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Thursday 29 September 2016

Fury over absence of plans for health

Eilish O'Regan and Majella O'Sullivan

Published 05/05/2016 | 02:30

Nurses Aoife Kiernan and Bose Allen at the INMO conference in The Gleneagle Hotel, Killarney, yesterday Photo: Don MacMonagle
Nurses Aoife Kiernan and Bose Allen at the INMO conference in The Gleneagle Hotel, Killarney, yesterday Photo: Don MacMonagle

The €15m reserved to tackle hospital waiting lists in the Fianna Fáil/ Fine Gael agreement has been dismissed as "paltry" by doctors.

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The Irish Medical Organisation (IMO) said it "does nothing more than prop up the two-tier health system."

It plans to use this public funding to buy services in private hospitals through the National Treatment Purchase Fund.

Waiting lists for surgery and outpatient appointments have soared since the beginning of the year due to the trolley crisis with almost 500,000 facing delays.

The doctors were particularly incensed that the document did not even allocate health its own section.

They said the few commitments in the area of health were "scattered piecemeal" throughout under the other headings of economy, crime, pay and water.

In particular, the crucial area of mental health is slotted into the crime and community services section.

And the pledge to provide multi-annual funding for the health service, to allow more forward planning, is relegated to the portion dealing with the economy.

"Its call for realistic five-year projections on health spending by the HSE is almost laughable given the failure in annual projections so far," said the medics.

While the document continues to pledge a generous approach to people needing discretionary medical cards it lacks any reference to the importance of supporting family doctors.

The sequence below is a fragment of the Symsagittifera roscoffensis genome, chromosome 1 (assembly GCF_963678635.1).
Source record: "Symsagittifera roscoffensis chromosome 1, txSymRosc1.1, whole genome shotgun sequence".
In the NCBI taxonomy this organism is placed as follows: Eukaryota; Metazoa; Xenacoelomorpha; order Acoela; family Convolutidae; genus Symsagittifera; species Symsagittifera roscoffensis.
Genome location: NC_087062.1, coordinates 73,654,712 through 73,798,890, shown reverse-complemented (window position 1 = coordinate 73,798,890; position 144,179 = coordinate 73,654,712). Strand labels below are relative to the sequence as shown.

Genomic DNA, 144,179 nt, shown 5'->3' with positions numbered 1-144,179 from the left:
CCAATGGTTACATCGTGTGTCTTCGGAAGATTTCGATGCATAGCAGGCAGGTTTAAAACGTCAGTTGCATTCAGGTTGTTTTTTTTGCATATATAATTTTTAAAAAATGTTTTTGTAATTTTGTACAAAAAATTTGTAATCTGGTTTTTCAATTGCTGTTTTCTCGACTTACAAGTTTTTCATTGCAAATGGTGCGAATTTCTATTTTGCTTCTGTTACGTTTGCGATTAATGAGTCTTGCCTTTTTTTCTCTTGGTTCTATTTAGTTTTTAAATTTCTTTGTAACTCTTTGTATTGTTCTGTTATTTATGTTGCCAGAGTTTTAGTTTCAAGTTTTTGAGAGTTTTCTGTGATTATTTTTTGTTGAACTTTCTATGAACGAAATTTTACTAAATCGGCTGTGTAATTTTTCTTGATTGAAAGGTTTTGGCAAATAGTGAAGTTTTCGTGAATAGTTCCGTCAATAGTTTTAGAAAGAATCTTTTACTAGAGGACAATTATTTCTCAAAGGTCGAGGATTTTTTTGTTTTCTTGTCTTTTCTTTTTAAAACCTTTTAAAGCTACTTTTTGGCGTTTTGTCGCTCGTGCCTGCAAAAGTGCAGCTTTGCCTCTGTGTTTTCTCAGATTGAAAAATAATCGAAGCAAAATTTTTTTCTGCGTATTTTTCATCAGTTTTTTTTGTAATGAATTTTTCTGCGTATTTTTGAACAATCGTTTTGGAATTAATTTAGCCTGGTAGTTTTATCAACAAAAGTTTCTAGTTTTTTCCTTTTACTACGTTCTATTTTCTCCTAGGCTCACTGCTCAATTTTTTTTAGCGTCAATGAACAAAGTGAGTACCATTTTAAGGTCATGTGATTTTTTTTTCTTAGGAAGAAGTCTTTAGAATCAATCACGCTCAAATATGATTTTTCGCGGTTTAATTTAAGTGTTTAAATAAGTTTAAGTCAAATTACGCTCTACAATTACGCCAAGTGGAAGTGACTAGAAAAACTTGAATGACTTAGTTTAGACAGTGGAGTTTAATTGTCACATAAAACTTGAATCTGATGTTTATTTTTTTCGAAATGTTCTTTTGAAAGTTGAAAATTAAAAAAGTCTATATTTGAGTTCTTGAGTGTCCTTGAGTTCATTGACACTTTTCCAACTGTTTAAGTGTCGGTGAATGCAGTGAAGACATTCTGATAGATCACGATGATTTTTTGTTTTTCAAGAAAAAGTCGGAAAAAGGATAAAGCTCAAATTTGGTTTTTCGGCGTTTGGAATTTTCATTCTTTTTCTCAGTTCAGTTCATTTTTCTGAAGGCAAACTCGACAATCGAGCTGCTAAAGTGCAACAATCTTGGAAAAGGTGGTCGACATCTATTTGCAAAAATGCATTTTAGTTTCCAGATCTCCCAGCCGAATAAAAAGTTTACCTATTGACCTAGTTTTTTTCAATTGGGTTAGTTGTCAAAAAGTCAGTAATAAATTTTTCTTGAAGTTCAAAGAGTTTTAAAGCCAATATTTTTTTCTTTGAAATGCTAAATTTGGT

Meanwhile, the HSE said yesterday that the €10m pre-election deal with nurses to avert strike action will contribute to its end-of-year deficit.

A spokesman for Health Minister Leo Varadkar said the HSE was allocated a budget of €13.175bn for 2016 and the agreement was concluded on the basis that the HSE would meet the costs from within that budget."

Meanwhile, delegates who gathered in Killarney for the annual meeting of the Irish Nurses and Midwives Organisation (INMO) were told by general secretary Liam Doran that the agreement document was minimalist and inadequate.

"We had days and weeks of talks about water charges but while they were having these discussions there were 400 people on trolleys and it didn't seem to measure on their Richter scale."

The nurses' union wants restoration of the 16pc cuts to pay and the reduction of the 39 hour. They also want improved incentives to attract nurses to jobs here.

Irish Independent

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